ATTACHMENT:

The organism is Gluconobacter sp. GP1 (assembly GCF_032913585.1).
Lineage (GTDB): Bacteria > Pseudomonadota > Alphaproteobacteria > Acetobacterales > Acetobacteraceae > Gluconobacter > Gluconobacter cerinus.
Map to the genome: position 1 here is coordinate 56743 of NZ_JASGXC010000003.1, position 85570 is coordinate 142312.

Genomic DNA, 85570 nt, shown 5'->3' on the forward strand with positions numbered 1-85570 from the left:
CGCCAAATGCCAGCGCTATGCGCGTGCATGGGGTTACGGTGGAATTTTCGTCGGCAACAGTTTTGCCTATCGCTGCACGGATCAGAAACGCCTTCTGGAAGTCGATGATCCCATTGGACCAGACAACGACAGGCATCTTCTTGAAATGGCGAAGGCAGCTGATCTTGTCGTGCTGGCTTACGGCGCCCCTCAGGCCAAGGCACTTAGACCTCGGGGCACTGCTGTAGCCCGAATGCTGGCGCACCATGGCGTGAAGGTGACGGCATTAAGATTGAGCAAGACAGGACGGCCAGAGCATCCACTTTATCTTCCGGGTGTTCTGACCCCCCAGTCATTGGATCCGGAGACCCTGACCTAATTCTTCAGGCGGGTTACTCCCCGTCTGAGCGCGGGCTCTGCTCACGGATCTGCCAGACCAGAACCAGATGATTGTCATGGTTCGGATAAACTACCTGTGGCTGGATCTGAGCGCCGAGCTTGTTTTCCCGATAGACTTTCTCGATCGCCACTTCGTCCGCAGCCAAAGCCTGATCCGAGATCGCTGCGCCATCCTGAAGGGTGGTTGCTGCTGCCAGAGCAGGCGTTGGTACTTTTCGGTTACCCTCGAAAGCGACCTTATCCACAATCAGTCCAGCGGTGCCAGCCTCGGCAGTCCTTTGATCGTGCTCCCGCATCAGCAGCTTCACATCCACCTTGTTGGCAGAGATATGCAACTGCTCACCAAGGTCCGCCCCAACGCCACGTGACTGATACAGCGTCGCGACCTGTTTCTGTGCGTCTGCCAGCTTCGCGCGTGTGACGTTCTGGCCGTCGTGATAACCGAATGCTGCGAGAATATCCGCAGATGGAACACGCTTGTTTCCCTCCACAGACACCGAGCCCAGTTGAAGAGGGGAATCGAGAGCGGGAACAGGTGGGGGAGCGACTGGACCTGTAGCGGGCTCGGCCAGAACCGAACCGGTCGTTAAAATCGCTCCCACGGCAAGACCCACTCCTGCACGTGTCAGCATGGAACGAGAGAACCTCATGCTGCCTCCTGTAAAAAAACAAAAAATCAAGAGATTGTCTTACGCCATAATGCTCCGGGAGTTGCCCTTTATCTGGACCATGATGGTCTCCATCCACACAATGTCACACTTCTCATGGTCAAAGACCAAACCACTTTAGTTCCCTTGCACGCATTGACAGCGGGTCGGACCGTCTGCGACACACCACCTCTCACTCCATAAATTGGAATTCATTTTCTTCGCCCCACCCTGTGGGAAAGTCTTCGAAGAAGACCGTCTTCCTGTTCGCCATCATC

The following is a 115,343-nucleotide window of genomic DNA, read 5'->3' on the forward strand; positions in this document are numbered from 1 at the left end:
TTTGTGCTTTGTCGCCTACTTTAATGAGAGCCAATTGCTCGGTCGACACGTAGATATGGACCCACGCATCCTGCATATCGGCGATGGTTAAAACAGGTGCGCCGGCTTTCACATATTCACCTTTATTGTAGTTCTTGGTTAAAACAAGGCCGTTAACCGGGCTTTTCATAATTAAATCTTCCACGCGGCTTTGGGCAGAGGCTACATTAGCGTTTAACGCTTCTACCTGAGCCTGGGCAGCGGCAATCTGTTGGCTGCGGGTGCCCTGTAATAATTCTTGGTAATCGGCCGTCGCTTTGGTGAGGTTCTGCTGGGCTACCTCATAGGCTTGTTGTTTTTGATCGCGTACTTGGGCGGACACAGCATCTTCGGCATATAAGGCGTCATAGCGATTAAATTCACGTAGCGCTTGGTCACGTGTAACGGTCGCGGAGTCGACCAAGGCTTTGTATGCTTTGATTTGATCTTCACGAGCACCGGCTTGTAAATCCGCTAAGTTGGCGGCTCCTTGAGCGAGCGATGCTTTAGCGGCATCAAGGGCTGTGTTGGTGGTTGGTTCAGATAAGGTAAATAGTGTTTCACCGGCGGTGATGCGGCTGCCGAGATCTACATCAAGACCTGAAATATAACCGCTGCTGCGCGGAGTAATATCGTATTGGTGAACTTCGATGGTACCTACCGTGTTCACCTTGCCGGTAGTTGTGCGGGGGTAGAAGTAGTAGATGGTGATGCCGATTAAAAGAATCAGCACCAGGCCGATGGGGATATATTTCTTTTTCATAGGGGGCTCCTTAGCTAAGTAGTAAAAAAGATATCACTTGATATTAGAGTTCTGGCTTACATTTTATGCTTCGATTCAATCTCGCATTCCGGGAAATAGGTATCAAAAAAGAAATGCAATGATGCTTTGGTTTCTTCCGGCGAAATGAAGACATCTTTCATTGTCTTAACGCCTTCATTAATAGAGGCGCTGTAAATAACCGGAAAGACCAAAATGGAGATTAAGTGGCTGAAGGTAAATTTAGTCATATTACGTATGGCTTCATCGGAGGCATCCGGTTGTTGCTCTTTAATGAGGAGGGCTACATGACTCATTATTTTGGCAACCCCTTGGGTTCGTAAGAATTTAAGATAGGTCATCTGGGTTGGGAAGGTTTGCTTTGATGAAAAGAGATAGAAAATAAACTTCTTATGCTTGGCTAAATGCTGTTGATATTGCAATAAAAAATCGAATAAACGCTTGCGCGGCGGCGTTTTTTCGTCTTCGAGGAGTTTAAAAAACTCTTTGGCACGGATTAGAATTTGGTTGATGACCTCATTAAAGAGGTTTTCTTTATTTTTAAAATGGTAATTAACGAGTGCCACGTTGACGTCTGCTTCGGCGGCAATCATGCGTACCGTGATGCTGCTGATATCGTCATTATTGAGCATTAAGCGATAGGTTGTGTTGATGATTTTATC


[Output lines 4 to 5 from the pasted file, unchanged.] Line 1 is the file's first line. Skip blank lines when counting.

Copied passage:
Genomic DNA, 85570 nt, shown 5'->3' on the forward strand with positions numbered 1-85570 from the left:
CGCCAAATGCCAGCGCTATGCGCGTGCATGGGGTTACGGTGGAATTTTCGTCGGCAACAGTTTTGCCTATCGCTGCACGGATCAGAAACGCCTTCTGGAAGTCGATGATCCCATTGGACCAGACAACGACAGGCATCTTCTTGAAATGGCGAAGGCAGCTGATCTTGTCGTGCTGGCTTACGGCGCCCCTCAGGCCAAGGCACTTAGACCTCGGGGCACTGCTGTAGCCCGAATGCTGGCGCACCATGGCGTGAAGGTGACGGCATTAAGATTGAGCAAGACAGGACGGCCAGAGCATCCACTTTATCTTCCGGGTGTTCTGACCCCCCAGTCATTGGATCCGGAGACCCTGACCTAATTCTTCAGGCGGGTTACTCCCCGTCTGAGCGCGGGCTCTGCTCACGGATCTGCCAGACCAGAACCAGATGATTGTCATGGTTCGGATAAACTACCTGTGGCTGGATCTGAGCGCCGAGCTTGTTTTCCCGATAGACTTTCTCGATCGCCACTTCGTCCGCAGCCAAAGCCTGATCCGAGATCGCTGCGCCATCCTGAAGGGTGGTTGCTGCTGCCAGAGCAGGCGTTGGTACTTTTCGGTTACCCTCGAAAGCGACCTTATCCACAATCAGTCCAGCGGTGCCAGCCTCGGCAGTCCTTTGATCGTGCTCCCGCATCAGCAGCTTCACATCCACCTTGTTGGCAGAGATATGCAACTGCTCACCAAGGTCCGCCCCAACGCCACGTGACTGATACAGCGTCGCGACCTGTTTCTGTGCGTCTGCCAGCTTCGCGCGTGTGACGTTCTGGCCGTCGTGATAACCGAATGCTGCGAGAATATCCGCAGATGGAACACGCTTGTTTCCCTCCACAGACACCGAGCCCAGTTGAAGAGGGGAATCGAGAGCGGGAACAGGTGGGGGAGCGACTGGACCTGTAGCGGGCTCGGCCAGAACCGAACCGGTCGTTAAAATCGCTCCCACGGCAAGACCCACTCCTGCACGTGTCAGCATGGAACGAGAGAACCTCATGCTGCCTCCTGTAAAAAAACAAAAAATCAAGAGATTGTCTTACGCCATAATGCTCCGGGAGTTGCCCTTTATCTGGACCATGATGGTCTCCATCCACACAATGTCACACTTCTCATGGTCAAAGACCAAACCACTTTAGTTCCCTTGCACGCATTGACAGCGGGTCGGACCGTCTGCGACACACCACCTCTCACTCCATAAATTGGAATTCATTTTCTTCGCCCCACCCTGTGGGAAAGTCTTCGAAGAAGACCGTCTTCCTGTTCGCCATCATC